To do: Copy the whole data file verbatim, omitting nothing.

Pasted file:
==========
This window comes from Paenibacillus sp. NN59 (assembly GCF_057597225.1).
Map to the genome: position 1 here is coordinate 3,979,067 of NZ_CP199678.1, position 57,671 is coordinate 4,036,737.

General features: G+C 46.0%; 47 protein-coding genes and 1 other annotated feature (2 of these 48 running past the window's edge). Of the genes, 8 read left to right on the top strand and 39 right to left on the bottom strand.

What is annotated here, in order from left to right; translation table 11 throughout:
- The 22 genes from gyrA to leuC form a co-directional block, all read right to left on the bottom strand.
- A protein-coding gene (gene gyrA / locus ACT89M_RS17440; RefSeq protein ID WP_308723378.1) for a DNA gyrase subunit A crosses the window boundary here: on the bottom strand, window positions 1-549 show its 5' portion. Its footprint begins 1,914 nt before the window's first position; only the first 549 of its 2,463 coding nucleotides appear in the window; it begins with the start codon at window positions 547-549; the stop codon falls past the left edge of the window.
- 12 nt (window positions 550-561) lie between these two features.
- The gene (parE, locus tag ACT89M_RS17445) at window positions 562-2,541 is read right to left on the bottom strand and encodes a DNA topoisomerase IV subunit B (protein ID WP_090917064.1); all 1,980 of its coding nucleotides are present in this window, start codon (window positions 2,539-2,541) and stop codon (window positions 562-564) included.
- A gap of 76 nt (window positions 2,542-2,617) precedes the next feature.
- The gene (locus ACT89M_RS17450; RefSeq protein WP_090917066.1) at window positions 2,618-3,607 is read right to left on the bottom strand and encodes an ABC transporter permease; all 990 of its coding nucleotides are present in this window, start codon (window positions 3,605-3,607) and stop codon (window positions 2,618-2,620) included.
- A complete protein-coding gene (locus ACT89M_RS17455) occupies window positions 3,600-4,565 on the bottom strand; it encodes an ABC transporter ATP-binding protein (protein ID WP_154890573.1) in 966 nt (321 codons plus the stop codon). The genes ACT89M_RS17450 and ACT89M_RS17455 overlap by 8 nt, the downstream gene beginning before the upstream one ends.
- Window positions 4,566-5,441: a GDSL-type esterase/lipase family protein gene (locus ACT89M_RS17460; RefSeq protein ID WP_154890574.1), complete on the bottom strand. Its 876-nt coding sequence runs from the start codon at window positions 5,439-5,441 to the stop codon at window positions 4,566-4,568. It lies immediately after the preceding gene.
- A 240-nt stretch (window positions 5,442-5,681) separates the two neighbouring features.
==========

This window comes from Paenibacillus sp. NN59 (assembly GCF_057597225.1).
Map to the genome: position 1 here is coordinate 3,979,067 of NZ_CP199678.1, position 57,671 is coordinate 4,036,737.

General features: G+C 46.0%; 47 protein-coding genes and 1 other annotated feature (2 of these 48 running past the window's edge). Of the genes, 8 read left to right on the top strand and 39 right to left on the bottom strand.

What is annotated here, in order from left to right; translation table 11 throughout:
- The 22 genes from gyrA to leuC form a co-directional block, all read right to left on the bottom strand.
- A protein-coding gene (gene gyrA / locus ACT89M_RS17440; RefSeq protein ID WP_308723378.1) for a DNA gyrase subunit A crosses the window boundary here: on the bottom strand, window positions 1-549 show its 5' portion. Its footprint begins 1,914 nt before the window's first position; only the first 549 of its 2,463 coding nucleotides appear in the window; it begins with the start codon at window positions 547-549; the stop codon falls past the left edge of the window.
- 12 nt (window positions 550-561) lie between these two features.
- The gene (parE, locus tag ACT89M_RS17445) at window positions 562-2,541 is read right to left on the bottom strand and encodes a DNA topoisomerase IV subunit B (protein ID WP_090917064.1); all 1,980 of its coding nucleotides are present in this window, start codon (window positions 2,539-2,541) and stop codon (window positions 562-564) included.
- A gap of 76 nt (window positions 2,542-2,617) precedes the next feature.
- The gene (locus ACT89M_RS17450; RefSeq protein WP_090917066.1) at window positions 2,618-3,607 is read right to left on the bottom strand and encodes an ABC transporter permease; all 990 of its coding nucleotides are present in this window, start codon (window positions 3,605-3,607) and stop codon (window positions 2,618-2,620) included.
- A complete protein-coding gene (locus ACT89M_RS17455) occupies window positions 3,600-4,565 on the bottom strand; it encodes an ABC transporter ATP-binding protein (protein ID WP_154890573.1) in 966 nt (321 codons plus the stop codon). The genes ACT89M_RS17450 and ACT89M_RS17455 overlap by 8 nt, the downstream gene beginning before the upstream one ends.
- Window positions 4,566-5,441: a GDSL-type esterase/lipase family protein gene (locus ACT89M_RS17460; RefSeq protein ID WP_154890574.1), complete on the bottom strand. Its 876-nt coding sequence runs from the start codon at window positions 5,439-5,441 to the stop codon at window positions 4,566-4,568. It lies immediately after the preceding gene.
- A 240-nt stretch (window positions 5,442-5,681) separates the two neighbouring features.